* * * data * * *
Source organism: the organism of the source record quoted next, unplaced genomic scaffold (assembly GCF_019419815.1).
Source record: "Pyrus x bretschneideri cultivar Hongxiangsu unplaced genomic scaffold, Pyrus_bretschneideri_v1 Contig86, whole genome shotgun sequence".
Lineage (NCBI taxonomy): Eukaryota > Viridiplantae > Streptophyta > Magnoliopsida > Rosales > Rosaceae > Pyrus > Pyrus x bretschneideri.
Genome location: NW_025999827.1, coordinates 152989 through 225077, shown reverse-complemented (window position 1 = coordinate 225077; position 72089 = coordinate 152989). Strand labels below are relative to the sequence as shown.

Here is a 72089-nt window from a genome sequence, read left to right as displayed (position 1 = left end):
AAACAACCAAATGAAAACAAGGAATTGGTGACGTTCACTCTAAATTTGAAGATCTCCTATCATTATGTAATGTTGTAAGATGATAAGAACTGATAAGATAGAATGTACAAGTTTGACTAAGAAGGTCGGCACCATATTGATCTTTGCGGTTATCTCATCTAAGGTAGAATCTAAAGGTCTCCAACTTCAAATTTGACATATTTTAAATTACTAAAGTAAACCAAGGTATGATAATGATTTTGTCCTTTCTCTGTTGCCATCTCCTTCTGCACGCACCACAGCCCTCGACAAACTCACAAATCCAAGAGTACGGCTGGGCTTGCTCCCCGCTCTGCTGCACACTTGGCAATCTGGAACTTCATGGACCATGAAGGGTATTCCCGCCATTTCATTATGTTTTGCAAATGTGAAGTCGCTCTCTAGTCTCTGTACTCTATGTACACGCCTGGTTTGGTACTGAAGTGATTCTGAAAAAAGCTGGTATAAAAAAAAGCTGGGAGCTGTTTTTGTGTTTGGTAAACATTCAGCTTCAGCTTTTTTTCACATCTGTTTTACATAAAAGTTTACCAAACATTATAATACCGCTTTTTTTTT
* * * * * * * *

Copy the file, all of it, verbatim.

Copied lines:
Source organism: the organism of the source record quoted next, unplaced genomic scaffold (assembly GCF_019419815.1).
Source record: "Pyrus x bretschneideri cultivar Hongxiangsu unplaced genomic scaffold, Pyrus_bretschneideri_v1 Contig86, whole genome shotgun sequence".
Lineage (NCBI taxonomy): Eukaryota > Viridiplantae > Streptophyta > Magnoliopsida > Rosales > Rosaceae > Pyrus > Pyrus x bretschneideri.
Genome location: NW_025999827.1, coordinates 152989 through 225077, shown reverse-complemented (window position 1 = coordinate 225077; position 72089 = coordinate 152989). Strand labels below are relative to the sequence as shown.

Here is a 72089-nt window from a genome sequence, read left to right as displayed (position 1 = left end):
AAACAACCAAATGAAAACAAGGAATTGGTGACGTTCACTCTAAATTTGAAGATCTCCTATCATTATGTAATGTTGTAAGATGATAAGAACTGATAAGATAGAATGTACAAGTTTGACTAAGAAGGTCGGCACCATATTGATCTTTGCGGTTATCTCATCTAAGGTAGAATCTAAAGGTCTCCAACTTCAAATTTGACATATTTTAAATTACTAAAGTAAACCAAGGTATGATAATGATTTTGTCCTTTCTCTGTTGCCATCTCCTTCTGCACGCACCACAGCCCTCGACAAACTCACAAATCCAAGAGTACGGCTGGGCTTGCTCCCCGCTCTGCTGCACACTTGGCAATCTGGAACTTCATGGACCATGAAGGGTATTCCCGCCATTTCATTATGTTTTGCAAATGTGAAGTCGCTCTCTAGTCTCTGTACTCTATGTACACGCCTGGTTTGGTACTGAAGTGATTCTGAAAAAAGCTGGTATAAAAAAAAGCTGGGAGCTGTTTTTGTGTTTGGTAAACATTCAGCTTCAGCTTTTTTTCACATCTGTTTTACATAAAAGTTTACCAAACATTATAATACCGCTTTTTTTTT